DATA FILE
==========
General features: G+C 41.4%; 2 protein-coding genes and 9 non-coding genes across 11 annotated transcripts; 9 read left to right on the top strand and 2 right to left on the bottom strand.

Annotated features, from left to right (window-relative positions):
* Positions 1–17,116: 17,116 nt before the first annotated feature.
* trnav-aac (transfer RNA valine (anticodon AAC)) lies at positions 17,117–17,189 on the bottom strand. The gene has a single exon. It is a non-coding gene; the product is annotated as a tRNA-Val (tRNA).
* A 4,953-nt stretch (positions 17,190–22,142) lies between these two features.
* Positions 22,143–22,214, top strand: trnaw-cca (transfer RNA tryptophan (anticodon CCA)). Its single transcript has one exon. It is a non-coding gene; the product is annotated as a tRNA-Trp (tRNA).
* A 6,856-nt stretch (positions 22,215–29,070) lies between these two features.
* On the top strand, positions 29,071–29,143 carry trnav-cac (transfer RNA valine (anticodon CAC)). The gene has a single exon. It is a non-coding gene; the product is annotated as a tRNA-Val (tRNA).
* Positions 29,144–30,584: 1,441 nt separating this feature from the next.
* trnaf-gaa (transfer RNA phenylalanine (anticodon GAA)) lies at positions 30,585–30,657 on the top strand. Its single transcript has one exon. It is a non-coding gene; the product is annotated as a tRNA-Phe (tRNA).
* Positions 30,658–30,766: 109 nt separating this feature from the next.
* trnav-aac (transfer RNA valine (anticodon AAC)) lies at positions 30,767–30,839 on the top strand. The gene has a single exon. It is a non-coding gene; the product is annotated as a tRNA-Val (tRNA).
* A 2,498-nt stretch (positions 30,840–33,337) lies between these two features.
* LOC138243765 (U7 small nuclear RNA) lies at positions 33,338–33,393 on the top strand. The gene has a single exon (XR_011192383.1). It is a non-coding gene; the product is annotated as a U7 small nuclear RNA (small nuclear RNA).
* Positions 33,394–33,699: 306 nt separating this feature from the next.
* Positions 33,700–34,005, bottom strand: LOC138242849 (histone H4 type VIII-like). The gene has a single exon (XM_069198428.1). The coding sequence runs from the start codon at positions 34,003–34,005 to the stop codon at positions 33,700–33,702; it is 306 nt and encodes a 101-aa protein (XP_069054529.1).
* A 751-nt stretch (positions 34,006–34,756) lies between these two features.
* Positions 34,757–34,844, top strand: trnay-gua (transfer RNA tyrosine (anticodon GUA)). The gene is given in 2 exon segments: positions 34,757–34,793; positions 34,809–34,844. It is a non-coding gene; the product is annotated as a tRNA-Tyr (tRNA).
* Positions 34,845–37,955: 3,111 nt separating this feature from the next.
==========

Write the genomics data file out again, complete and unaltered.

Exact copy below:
General features: G+C 41.4%; 2 protein-coding genes and 9 non-coding genes across 11 annotated transcripts; 9 read left to right on the top strand and 2 right to left on the bottom strand.

Annotated features, from left to right (window-relative positions):
* Positions 1–17,116: 17,116 nt before the first annotated feature.
* trnav-aac (transfer RNA valine (anticodon AAC)) lies at positions 17,117–17,189 on the bottom strand. The gene has a single exon. It is a non-coding gene; the product is annotated as a tRNA-Val (tRNA).
* A 4,953-nt stretch (positions 17,190–22,142) lies between these two features.
* Positions 22,143–22,214, top strand: trnaw-cca (transfer RNA tryptophan (anticodon CCA)). Its single transcript has one exon. It is a non-coding gene; the product is annotated as a tRNA-Trp (tRNA).
* A 6,856-nt stretch (positions 22,215–29,070) lies between these two features.
* On the top strand, positions 29,071–29,143 carry trnav-cac (transfer RNA valine (anticodon CAC)). The gene has a single exon. It is a non-coding gene; the product is annotated as a tRNA-Val (tRNA).
* Positions 29,144–30,584: 1,441 nt separating this feature from the next.
* trnaf-gaa (transfer RNA phenylalanine (anticodon GAA)) lies at positions 30,585–30,657 on the top strand. Its single transcript has one exon. It is a non-coding gene; the product is annotated as a tRNA-Phe (tRNA).
* Positions 30,658–30,766: 109 nt separating this feature from the next.
* trnav-aac (transfer RNA valine (anticodon AAC)) lies at positions 30,767–30,839 on the top strand. The gene has a single exon. It is a non-coding gene; the product is annotated as a tRNA-Val (tRNA).
* A 2,498-nt stretch (positions 30,840–33,337) lies between these two features.
* LOC138243765 (U7 small nuclear RNA) lies at positions 33,338–33,393 on the top strand. The gene has a single exon (XR_011192383.1). It is a non-coding gene; the product is annotated as a U7 small nuclear RNA (small nuclear RNA).
* Positions 33,394–33,699: 306 nt separating this feature from the next.
* Positions 33,700–34,005, bottom strand: LOC138242849 (histone H4 type VIII-like). The gene has a single exon (XM_069198428.1). The coding sequence runs from the start codon at positions 34,003–34,005 to the stop codon at positions 33,700–33,702; it is 306 nt and encodes a 101-aa protein (XP_069054529.1).
* A 751-nt stretch (positions 34,006–34,756) lies between these two features.
* Positions 34,757–34,844, top strand: trnay-gua (transfer RNA tyrosine (anticodon GUA)). The gene is given in 2 exon segments: positions 34,757–34,793; positions 34,809–34,844. It is a non-coding gene; the product is annotated as a tRNA-Tyr (tRNA).
* Positions 34,845–37,955: 3,111 nt separating this feature from the next.